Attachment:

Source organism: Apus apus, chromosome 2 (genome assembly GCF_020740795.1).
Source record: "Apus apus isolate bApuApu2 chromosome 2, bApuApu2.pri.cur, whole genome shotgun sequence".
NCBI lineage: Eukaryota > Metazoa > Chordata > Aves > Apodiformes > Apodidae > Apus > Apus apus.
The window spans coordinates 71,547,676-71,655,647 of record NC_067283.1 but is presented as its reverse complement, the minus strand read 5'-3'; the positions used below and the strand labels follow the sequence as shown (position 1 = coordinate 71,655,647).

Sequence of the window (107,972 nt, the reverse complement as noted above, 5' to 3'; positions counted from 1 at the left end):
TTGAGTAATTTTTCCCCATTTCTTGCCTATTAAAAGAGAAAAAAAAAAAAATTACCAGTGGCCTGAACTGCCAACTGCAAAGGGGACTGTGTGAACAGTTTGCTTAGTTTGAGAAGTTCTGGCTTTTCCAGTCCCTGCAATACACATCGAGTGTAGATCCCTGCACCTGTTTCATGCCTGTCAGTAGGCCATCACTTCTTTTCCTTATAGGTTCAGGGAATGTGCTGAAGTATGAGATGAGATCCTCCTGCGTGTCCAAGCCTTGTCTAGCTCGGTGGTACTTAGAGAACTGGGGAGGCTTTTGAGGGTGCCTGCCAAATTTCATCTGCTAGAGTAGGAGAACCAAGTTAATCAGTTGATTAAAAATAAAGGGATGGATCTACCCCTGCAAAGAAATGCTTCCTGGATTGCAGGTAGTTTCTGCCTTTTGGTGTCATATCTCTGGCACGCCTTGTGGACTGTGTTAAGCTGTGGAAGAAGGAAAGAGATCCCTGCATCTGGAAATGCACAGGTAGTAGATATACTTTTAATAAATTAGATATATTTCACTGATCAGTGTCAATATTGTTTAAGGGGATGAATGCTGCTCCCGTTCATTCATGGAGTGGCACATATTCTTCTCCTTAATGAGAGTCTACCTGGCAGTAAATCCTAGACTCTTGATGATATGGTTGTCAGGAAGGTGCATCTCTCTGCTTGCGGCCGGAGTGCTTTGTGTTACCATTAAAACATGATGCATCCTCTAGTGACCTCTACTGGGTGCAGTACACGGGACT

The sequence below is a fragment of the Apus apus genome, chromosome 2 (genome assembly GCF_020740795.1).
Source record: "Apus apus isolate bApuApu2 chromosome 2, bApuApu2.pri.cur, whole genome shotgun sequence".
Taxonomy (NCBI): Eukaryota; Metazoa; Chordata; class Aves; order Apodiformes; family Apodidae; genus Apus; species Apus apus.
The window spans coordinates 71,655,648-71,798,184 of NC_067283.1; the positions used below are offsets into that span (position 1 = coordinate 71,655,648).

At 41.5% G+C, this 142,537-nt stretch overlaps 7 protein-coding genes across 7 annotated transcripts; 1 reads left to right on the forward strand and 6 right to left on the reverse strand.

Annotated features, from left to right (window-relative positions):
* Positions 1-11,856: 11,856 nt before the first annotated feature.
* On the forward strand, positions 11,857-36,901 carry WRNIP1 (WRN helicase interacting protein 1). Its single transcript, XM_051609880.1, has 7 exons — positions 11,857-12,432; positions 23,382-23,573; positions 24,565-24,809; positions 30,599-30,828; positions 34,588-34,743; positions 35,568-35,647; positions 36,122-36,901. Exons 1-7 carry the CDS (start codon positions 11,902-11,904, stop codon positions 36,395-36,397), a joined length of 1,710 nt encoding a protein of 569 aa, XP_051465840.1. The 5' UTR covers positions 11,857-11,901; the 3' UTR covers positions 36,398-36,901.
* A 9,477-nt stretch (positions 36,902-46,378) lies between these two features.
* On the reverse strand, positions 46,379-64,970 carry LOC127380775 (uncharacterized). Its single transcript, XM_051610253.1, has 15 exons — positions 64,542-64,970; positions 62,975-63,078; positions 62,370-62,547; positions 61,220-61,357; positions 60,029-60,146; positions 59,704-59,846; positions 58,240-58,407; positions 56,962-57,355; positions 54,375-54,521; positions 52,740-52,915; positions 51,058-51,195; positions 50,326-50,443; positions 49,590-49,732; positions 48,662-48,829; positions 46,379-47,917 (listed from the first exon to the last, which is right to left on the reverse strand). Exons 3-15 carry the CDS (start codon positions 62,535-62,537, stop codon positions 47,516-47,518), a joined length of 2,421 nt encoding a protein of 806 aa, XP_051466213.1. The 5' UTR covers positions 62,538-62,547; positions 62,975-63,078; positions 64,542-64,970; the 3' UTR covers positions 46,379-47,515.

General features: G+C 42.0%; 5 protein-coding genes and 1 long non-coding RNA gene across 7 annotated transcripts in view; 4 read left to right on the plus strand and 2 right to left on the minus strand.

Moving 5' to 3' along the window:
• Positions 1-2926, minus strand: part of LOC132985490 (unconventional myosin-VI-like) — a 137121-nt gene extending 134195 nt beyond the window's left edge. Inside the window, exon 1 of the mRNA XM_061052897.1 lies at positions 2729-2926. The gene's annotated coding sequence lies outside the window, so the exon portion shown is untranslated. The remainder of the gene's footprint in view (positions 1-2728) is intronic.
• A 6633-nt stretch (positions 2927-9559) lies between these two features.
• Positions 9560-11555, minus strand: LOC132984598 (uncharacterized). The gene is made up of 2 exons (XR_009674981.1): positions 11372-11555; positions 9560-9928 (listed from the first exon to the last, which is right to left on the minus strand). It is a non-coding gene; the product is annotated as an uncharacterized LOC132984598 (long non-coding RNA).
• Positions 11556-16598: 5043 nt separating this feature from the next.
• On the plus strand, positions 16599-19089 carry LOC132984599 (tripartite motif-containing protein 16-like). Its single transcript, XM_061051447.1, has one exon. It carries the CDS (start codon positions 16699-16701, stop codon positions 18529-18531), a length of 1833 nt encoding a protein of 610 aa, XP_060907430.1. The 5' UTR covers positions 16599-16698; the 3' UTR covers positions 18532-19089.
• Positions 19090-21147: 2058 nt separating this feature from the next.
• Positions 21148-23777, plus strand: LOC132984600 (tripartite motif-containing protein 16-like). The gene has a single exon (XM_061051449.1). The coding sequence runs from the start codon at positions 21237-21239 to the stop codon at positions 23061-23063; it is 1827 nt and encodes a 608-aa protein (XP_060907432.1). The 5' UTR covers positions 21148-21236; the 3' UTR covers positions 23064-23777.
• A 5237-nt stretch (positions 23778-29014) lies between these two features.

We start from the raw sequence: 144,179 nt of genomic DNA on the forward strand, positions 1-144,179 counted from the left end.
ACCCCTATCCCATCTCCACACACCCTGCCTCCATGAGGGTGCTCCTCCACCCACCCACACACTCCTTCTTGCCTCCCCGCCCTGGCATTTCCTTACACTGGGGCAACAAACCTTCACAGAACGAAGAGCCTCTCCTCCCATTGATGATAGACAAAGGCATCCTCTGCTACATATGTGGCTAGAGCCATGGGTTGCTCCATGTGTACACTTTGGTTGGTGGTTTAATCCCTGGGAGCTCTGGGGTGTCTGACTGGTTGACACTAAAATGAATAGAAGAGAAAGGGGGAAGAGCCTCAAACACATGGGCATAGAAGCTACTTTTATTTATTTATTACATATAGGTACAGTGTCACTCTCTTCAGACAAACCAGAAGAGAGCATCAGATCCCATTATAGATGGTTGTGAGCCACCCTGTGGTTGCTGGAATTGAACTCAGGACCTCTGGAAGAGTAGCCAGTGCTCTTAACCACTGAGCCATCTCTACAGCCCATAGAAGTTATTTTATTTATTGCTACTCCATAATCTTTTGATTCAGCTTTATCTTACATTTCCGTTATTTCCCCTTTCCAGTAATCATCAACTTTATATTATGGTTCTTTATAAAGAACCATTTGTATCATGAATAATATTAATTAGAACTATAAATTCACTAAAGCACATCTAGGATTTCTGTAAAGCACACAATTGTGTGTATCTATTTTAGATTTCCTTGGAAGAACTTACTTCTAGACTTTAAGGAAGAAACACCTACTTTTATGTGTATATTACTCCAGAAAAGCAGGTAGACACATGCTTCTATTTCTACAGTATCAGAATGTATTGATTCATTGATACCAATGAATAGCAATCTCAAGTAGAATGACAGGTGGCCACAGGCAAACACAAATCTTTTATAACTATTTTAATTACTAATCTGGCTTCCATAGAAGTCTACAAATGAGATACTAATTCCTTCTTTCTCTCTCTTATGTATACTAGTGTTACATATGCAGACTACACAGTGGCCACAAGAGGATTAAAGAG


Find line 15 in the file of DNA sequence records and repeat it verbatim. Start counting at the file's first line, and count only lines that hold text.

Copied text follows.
* A 9,477-nt stretch (positions 36,902-46,378) lies between these two features.